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Articles in regional publications that pertain to a wide range of North Carolina-related topics.

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29 results for "Taxation--North Carolina"
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Record #:
29301
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Abstract:
The 1991 North Carolina General Assembly met with great controversy after convening. This year marked the largest cuts in state spending along side the largest tax increase in state history. Spending cuts were delivered mainly to education budgets, while tax increases were made to the state sales tax and corporate income taxes.
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North Carolina (NoCar F 251 W4), Vol. 49 Issue 9, Sept 1991, p21-23, il
Record #:
30058
Author(s):
Abstract:
In the height of World War II, the South Atlantic group of states led the nation in tax increase from the 1930s to 1942, and North Carolina led this group of states. The large increase in taxes in North Carolina is due to the tax collections on tobacco products.
Record #:
30096
Author(s):
Abstract:
A resolution has passed for the re-examination of the North Carolina Tax Structure and revision of the present system of taxation in order to promote the development of industry. The present tax burden for North Carolina is higher than normal economic capacity, and industries are asking for some relief.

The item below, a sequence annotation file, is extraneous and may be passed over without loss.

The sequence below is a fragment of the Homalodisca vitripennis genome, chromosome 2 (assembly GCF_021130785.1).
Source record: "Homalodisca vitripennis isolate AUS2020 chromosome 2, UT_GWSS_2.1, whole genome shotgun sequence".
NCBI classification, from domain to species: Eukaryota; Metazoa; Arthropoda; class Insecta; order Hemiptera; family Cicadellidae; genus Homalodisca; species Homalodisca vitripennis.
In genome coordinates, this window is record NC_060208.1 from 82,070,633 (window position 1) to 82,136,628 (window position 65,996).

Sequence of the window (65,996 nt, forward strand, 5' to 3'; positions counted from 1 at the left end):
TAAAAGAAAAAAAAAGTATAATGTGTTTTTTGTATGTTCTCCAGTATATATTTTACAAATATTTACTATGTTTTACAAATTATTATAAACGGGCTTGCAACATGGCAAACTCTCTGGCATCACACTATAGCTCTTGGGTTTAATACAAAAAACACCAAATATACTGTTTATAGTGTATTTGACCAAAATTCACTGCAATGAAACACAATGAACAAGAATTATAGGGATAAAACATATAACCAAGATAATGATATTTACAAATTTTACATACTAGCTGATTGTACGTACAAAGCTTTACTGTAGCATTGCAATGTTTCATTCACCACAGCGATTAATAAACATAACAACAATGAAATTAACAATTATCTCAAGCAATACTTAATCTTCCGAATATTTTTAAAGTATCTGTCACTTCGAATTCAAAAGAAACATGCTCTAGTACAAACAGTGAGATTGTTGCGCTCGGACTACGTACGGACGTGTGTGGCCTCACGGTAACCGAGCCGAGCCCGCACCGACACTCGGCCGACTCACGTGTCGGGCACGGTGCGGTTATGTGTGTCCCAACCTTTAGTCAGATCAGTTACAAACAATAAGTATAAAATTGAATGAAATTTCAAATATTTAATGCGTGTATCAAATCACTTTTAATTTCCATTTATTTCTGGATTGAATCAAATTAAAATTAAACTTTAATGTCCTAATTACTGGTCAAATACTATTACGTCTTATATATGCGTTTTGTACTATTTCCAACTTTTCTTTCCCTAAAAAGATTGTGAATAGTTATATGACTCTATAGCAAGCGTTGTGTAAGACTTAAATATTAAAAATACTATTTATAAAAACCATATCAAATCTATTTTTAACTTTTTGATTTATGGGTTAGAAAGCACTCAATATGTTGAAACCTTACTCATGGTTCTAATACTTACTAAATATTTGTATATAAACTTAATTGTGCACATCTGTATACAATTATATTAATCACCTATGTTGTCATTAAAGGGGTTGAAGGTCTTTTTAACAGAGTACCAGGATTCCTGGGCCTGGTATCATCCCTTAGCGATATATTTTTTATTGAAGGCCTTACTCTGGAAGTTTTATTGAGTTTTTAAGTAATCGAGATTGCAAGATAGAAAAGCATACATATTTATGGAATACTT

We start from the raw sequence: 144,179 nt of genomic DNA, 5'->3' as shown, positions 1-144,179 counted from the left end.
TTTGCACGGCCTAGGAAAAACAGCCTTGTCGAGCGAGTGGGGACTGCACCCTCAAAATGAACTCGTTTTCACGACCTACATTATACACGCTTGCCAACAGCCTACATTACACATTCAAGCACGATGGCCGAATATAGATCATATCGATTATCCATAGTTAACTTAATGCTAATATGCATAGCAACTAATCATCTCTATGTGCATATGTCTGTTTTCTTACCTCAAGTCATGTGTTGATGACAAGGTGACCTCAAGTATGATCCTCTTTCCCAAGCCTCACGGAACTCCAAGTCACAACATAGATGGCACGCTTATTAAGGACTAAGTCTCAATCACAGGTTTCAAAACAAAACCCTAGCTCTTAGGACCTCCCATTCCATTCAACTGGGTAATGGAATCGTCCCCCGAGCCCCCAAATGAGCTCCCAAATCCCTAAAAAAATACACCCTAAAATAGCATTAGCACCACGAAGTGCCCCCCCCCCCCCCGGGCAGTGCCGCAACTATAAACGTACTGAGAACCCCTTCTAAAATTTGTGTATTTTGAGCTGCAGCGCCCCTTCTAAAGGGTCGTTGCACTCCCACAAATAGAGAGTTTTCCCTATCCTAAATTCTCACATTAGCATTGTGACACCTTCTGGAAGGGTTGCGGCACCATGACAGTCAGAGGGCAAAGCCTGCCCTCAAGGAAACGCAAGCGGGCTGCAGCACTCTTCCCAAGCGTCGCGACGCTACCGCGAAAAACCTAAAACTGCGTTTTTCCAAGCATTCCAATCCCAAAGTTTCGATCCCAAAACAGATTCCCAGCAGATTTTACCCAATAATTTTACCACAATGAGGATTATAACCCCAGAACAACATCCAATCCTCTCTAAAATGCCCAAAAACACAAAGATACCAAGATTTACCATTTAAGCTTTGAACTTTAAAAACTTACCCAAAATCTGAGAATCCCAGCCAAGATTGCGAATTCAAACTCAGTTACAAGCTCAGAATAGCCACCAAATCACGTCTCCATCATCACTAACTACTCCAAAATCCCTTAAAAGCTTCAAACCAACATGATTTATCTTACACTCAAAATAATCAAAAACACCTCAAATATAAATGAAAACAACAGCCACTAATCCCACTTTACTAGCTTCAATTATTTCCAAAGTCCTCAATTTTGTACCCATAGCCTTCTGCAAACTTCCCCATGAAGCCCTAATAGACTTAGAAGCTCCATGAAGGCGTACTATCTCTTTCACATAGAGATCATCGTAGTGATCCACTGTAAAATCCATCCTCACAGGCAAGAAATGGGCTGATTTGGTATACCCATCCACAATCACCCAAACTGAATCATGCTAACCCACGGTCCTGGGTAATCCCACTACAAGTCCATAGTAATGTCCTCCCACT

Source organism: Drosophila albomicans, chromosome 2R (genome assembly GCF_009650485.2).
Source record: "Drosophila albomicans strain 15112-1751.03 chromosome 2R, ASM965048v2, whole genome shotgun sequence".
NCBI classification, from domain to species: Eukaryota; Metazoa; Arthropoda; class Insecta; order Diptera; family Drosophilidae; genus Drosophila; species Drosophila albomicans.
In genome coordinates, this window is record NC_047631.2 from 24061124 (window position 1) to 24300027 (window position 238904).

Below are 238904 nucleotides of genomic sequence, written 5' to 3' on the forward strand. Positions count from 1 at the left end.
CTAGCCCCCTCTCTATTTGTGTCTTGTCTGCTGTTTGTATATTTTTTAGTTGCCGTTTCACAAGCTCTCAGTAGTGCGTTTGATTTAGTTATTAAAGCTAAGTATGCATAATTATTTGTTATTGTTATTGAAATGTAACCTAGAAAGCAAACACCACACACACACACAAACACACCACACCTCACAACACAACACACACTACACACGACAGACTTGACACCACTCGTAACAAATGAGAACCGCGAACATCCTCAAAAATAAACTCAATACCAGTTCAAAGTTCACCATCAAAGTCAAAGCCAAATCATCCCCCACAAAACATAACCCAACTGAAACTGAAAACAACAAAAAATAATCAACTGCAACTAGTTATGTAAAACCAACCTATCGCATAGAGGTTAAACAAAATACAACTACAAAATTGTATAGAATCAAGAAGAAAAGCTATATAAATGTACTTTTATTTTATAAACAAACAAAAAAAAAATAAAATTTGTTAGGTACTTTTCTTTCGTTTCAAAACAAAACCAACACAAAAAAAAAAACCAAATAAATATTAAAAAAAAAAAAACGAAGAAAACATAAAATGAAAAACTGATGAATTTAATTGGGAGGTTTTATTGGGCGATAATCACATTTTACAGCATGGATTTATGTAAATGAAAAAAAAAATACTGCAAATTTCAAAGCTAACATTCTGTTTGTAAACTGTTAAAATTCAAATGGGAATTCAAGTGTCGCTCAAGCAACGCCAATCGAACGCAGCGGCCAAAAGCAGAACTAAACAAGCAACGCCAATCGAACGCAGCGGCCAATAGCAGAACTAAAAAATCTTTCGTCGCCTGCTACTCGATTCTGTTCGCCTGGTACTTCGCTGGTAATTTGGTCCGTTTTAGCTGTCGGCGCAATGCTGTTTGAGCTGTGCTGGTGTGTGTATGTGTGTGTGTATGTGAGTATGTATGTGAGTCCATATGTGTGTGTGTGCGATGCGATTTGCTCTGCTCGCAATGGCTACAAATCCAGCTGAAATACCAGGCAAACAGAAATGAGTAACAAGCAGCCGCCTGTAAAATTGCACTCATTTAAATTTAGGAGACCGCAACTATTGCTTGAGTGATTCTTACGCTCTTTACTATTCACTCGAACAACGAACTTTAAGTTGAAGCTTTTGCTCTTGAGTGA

Record #:
30118
Abstract:
The 1945 North Carolina General Assembly made major adjustments to tax laws particularly in regards to the taxation of insurance companies which included rewriting provisions to gross premiums. Changes also included credit given to those pursuing higher education, allowances for dependents in institutions, no sales tax on seed and stock food, and credit allowed for franchise taxes.
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Record #:
30389
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Abstract:
For decades, North Carolina politicians, policy analysts, and interest groups have talked about reforming the state’s antiquated tax code. This article presents different perspectives in the Great Tax Reform Debate of 2013, and discusses challenges in the state economy. Also discussed are recommendations for a form of consumption taxation called the USA Tax, for Unlimited Savings Allowance.
Source:
Carolina Banker (HG 2153 N8 C66), Vol. 92 Issue 1, Spring 2013, p23-24, por
Record #:
30474
Abstract:
The interplay between interest deductions and the calculation of net operating losses presents a particular problem in some states. North Carolina banks operating in Maryland may not be getting the full benefit of the deduction for interest on federal obligations to which they are entitled. This article provides an example of how a state’s interpretation of its tax laws can adversely affect a North Carolina bank.
Source:
Carolina Banker (HG 2153 N8 C66), Vol. 93 Issue 3, Fall 2014, p18-19, por
Record #:
30515
Author(s):
Abstract:
Industry in North Carolina pays slightly higher taxes at the state level than most of states in the country. Industry pays income tax, franchise tax, gasoline and license tax of motor vehicle equipment, and sales tax. These higher taxes are due to the the State's coverage of 90% of the cost of public education and the cost of road construction and maintenance.